By Howard Kurtz, Washington Post Staff Writer
There may be a few pundits out there who believe that Hillary Clinton clearly won Tuesday’s debate, is headed toward victory in Ohio and Texas and has a really strong shot at the nomination. But I haven’t found them.
The media consensus (which, as we all know, is never wrong) is that Hillary fell short in Cleveland, doesn’t have much hope of winning both primaries, and since her own husband said that’s what she needs to do, this is her last gasp.
Maybe it’s me, but do you detect a certain glee in parts of the media world? A sense that, finally, we can be done with the Clintons? Especially now that she’s throwing the “Saturday Night Live” skit in our faces?
Maybe this is just what happens when campaigns are on the verge of losing. Frustration boils over and relations with reporters turn testy. But in the case of Hillary, possibly the most psychoanalyzed presidential candidate of all time, the process is on steroids.
There seems to me to be a whiff of sexism in the recent pieces about what might be called Hillary’s mood swings–that she was friendly to Barack Obama, then denounced him, then mocked him. Hey, it’s a campaign. Things happen. You react to each news cycle.
I did have a reaction to seeing Hillary in a sweatshirt on her plane the other day, teasing the assembled reporters. It was the first time I’d seen her in anything other than a pantsuit (except for that long-ago paparazzi shot of her and Bill dancing in bathing suits), but more important, she seemed funny and relaxed in a way she rarely is in public. And I thought, she might have done better if we’d seen more of this person and less of the one who keeps droning on about health-care mandates.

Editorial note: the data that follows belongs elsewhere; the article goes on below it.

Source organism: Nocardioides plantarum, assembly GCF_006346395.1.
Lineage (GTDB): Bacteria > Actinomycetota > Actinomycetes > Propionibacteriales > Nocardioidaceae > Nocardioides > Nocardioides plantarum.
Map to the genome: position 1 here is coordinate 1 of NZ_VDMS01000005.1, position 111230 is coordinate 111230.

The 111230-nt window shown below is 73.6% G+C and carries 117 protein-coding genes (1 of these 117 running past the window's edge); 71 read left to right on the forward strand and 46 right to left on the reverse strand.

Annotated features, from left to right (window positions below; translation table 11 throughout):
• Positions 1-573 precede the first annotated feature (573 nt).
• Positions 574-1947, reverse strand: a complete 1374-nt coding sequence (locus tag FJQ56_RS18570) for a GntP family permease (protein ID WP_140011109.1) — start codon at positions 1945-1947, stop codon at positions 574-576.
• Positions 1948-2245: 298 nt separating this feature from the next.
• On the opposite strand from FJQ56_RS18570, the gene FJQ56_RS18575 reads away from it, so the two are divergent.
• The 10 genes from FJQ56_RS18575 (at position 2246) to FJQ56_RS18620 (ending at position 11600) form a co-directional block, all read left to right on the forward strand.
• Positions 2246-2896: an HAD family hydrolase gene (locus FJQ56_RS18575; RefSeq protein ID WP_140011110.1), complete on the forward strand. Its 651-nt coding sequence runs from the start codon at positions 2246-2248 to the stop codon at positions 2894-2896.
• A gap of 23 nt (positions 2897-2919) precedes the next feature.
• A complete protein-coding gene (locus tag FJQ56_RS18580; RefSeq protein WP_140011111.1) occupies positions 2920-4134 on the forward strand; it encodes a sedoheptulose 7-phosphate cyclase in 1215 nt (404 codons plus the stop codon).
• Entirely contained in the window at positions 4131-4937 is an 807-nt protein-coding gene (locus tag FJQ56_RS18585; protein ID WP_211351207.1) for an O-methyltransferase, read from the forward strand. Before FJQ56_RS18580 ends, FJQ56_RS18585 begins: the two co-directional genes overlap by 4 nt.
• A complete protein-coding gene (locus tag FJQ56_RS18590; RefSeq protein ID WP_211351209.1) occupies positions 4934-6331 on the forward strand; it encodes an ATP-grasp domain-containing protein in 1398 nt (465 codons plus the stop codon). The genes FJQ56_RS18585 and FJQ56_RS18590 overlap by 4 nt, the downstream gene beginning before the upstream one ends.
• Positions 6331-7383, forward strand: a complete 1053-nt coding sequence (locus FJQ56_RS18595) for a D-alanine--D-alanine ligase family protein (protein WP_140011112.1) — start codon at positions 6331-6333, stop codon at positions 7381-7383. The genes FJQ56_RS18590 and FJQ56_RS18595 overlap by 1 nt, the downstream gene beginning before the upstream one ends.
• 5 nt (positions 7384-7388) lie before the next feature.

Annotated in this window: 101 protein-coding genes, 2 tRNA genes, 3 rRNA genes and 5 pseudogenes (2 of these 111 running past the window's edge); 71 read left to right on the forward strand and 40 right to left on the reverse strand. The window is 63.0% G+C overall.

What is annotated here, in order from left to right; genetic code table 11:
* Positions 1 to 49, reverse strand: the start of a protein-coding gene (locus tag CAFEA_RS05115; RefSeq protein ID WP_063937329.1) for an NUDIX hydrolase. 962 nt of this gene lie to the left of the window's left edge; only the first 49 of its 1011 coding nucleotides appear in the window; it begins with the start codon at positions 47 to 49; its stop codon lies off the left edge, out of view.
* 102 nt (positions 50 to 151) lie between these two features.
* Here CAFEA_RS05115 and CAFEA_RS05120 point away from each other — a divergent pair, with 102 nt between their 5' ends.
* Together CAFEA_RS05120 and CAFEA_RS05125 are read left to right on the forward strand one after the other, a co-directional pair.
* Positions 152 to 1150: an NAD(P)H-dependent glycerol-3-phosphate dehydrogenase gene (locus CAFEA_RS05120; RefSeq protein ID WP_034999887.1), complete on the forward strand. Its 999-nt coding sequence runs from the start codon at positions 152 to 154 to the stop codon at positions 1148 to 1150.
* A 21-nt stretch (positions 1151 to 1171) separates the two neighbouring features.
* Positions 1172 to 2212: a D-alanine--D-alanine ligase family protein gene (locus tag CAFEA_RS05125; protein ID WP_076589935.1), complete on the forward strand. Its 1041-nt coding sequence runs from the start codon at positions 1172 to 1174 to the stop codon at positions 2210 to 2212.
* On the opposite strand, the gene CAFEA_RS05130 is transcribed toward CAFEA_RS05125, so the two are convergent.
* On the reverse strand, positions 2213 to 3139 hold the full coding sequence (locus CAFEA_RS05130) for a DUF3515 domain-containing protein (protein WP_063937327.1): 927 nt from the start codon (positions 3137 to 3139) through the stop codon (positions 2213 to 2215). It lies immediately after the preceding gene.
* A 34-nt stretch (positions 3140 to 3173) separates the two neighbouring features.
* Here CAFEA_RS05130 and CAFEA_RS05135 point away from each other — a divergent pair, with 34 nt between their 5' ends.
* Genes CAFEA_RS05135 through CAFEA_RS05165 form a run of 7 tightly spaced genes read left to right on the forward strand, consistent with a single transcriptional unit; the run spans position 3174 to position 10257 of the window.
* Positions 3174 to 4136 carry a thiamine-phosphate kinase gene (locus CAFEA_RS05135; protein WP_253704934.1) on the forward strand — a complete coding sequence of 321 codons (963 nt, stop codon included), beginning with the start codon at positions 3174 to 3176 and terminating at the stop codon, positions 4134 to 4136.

If Obama is indeed on the cusp of beating Clinton, it is a remarkable achievement, given where he started and who she is and what she represents. But in the process of reporting that story, we shouldn’t be asking whether he’s comfortable and needs another pillow.
“All in all,” says Huffington Post’s Marc Cooper, “it was a rather ignominious, belittling way to almost certainly close out the Clinton Era . . .
“Thirty-five years of selfless public service, if we are to believe her campaign rhetoric, deserved more than this tin-pan finale. Clinton, in her best moments, is certainly capable of something more than a torrent of peevish, petty, picayune, and intellectually dishonest bickering and parsing.
“Instead, Senator Clinton chose to remind us why she is losing the nomination that she was once so very sure would inevitably be hers. The smell of a loser permeated the entire low-energy event as Clinton tried to pick apart this or that phrase uttered one time or another by her rival.”